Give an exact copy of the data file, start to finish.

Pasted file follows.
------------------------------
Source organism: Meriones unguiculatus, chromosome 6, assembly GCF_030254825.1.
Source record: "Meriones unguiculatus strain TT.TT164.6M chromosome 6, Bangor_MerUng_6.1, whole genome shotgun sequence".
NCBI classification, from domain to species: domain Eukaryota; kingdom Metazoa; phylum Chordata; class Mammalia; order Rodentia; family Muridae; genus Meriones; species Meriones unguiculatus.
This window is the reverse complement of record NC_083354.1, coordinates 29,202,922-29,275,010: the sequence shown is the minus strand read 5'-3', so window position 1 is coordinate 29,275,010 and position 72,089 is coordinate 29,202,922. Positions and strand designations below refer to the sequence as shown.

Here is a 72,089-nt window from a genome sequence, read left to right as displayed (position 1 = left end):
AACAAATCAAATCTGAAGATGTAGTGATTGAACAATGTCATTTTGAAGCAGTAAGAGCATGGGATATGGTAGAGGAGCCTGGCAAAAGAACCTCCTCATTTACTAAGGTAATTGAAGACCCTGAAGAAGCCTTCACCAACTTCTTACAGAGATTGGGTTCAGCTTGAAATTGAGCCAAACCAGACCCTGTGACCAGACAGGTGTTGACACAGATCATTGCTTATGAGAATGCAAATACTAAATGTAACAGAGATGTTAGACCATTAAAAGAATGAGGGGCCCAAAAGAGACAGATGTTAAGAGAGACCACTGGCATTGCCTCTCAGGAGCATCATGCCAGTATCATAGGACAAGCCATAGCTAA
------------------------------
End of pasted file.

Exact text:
Source organism: Meriones unguiculatus, chromosome 6, assembly GCF_030254825.1.
Source record: "Meriones unguiculatus strain TT.TT164.6M chromosome 6, Bangor_MerUng_6.1, whole genome shotgun sequence".
NCBI classification, from domain to species: domain Eukaryota; kingdom Metazoa; phylum Chordata; class Mammalia; order Rodentia; family Muridae; genus Meriones; species Meriones unguiculatus.
This window is the reverse complement of record NC_083354.1, coordinates 29,202,922-29,275,010: the sequence shown is the minus strand read 5'-3', so window position 1 is coordinate 29,275,010 and position 72,089 is coordinate 29,202,922. Positions and strand designations below refer to the sequence as shown.

Here is a 72,089-nt window from a genome sequence, read left to right as displayed (position 1 = left end):
AACAAATCAAATCTGAAGATGTAGTGATTGAACAATGTCATTTTGAAGCAGTAAGAGCATGGGATATGGTAGAGGAGCCTGGCAAAAGAACCTCCTCATTTACTAAGGTAATTGAAGACCCTGAAGAAGCCTTCACCAACTTCTTACAGAGATTGGGTTCAGCTTGAAATTGAGCCAAACCAGACCCTGTGACCAGACAGGTGTTGACACAGATCATTGCTTATGAGAATGCAAATACTAAATGTAACAGAGATGTTAGACCATTAAAAGAATGAGGGGCCCAAAAGAGACAGATGTTAAGAGAGACCACTGGCATTGCCTCTCAGGAGCATCATGCCAGTATCATAGGACAAGCCATAGCTAA